Graham believed that a company with zero earnings growth deserved to trade at an 8.5x multiple, and any growth beyond that should be multiplied by 2 and added to the 8.5. Interestingly Graham hit the nail on the head with this. The average earnings growth rate for the S&P 500 since 1870 is 4% or so nominal. Plugging this into his equation gives you an earnings multiple of 16.5. And what do you know? That’s average P/E for the stock market since 1870. Yet another thing Graham got right.
We prefer operating earnings to net earnings, so we use EV/EBIT instead of P/E. We have looked at historical financials for the market and determined that a 6x multiple is appropriate for a company with zero earnings growth.
Here’s what we get when we plug Namura’s numbers into our model. Note the stock currently trades at $9.04.
We think Namura’s shares offer 70% upside, using some pretty undemanding assumptions, such as that earnings never again grow for the foreseeable future. Now let’s assume the opposite, that operating income hasn’t bottomed at $80MM and it falls to $40MM. Not the worst-case scenario, but certainly pretty bad.
If earnings halve, the stock would still be 34% undervalued. There is some margin of safety provided by this company’s steep discount, and it’s good to know that some deterioration of the company’s fundamentals over the next year isn’t even remotely a doomsday scenario (to say nothing of all the company’s cash).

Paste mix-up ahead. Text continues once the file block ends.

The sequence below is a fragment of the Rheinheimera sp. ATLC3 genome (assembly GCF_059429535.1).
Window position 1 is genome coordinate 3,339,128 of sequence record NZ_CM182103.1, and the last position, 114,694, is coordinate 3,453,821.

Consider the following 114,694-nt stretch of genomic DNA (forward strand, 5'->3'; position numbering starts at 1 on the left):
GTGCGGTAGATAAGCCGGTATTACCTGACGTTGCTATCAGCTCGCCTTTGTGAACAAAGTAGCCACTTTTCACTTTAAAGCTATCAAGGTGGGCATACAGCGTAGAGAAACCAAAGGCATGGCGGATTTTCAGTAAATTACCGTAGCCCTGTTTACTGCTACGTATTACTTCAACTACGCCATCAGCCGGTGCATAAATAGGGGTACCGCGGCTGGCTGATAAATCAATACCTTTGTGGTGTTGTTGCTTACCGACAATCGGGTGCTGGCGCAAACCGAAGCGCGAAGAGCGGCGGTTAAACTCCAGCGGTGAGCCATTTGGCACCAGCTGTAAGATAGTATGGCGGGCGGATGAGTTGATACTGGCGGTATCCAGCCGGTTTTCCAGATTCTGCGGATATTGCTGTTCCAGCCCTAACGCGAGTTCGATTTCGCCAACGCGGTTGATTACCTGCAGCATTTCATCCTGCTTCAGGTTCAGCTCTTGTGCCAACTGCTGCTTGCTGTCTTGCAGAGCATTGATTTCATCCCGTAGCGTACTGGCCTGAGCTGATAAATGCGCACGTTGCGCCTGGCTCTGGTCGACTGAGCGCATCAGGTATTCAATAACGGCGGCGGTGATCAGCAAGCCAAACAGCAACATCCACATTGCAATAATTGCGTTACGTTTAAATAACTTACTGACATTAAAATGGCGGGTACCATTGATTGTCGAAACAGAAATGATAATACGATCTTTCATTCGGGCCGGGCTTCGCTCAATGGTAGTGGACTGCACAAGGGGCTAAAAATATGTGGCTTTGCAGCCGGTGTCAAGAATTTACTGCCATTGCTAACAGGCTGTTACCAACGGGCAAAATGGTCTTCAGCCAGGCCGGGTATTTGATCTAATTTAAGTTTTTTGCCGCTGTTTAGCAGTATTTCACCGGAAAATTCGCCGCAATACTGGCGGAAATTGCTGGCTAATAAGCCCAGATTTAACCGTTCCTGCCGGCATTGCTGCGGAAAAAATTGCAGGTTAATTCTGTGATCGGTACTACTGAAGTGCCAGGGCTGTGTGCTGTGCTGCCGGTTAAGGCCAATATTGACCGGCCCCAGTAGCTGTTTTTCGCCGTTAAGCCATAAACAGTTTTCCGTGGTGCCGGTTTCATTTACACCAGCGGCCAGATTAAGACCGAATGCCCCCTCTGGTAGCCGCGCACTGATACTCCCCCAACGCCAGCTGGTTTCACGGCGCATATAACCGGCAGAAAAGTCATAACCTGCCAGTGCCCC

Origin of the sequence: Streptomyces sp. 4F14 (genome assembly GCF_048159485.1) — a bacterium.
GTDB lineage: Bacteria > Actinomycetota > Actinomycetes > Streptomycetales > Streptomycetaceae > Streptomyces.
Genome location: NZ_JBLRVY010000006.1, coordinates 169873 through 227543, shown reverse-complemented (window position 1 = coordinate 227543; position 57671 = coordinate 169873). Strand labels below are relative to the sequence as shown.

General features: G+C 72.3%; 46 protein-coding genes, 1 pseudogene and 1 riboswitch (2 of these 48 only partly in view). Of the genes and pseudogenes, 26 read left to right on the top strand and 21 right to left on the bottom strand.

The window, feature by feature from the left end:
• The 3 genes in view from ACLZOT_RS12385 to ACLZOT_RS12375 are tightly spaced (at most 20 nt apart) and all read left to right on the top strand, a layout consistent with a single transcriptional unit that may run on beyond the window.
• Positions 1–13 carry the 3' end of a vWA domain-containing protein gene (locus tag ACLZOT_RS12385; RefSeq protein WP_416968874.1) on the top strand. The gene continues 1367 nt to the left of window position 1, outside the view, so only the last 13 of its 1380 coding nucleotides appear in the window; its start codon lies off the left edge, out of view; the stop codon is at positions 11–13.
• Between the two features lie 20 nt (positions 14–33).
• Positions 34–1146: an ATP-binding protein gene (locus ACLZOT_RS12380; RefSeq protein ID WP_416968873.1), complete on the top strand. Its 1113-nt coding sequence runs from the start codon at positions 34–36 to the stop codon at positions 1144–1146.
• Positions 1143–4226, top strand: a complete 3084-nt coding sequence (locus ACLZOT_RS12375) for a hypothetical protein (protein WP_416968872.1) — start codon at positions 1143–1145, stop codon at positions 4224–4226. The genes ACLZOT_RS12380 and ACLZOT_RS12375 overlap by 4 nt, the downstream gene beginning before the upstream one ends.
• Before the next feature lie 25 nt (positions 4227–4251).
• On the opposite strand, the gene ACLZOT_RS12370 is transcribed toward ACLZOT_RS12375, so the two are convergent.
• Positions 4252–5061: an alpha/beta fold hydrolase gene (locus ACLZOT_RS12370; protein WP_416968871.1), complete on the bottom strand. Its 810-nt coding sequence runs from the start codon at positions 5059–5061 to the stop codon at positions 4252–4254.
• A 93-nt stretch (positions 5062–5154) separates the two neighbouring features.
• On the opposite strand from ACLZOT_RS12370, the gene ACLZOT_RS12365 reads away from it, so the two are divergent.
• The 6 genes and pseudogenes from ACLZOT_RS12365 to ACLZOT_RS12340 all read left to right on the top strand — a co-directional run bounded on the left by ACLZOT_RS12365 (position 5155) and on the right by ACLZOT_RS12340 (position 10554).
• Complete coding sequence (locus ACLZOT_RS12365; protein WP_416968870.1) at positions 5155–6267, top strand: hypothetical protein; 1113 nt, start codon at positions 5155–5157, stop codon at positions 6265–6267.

Disclaimer: Nothing the author writes should be construed as investment advice or a recommendation to buy or sell specific securities. Please do your own research. While everything the author writes is factually correct to the best of the author’s knowledge, a lot of this is guesswork and is far more subjective and far more prone of error than it may seem. You are encouraged to notify the author of any mistakes or oversights in the comments section, but the author assumes no liability whatsoever for the accuracy of the information herein. Moreover the author undertakes no duty to update the information contained in this write-up. Do not rely on the information set forth in this write-up as the basis upon which to make an investment decision.
Really these are pretty weak catalysts, but frankly this isn’t an event-driven idea, and I don’t want to try to make it one. I think this is a mediocre company trading at a fire-sale price, and frankly the lack of catalyst on the horizon is the reason the opportunity exists in the first place. As Howard Marks has said, you have to catch the falling knife; if you wait until the dust settles, there’ll be no bargains left.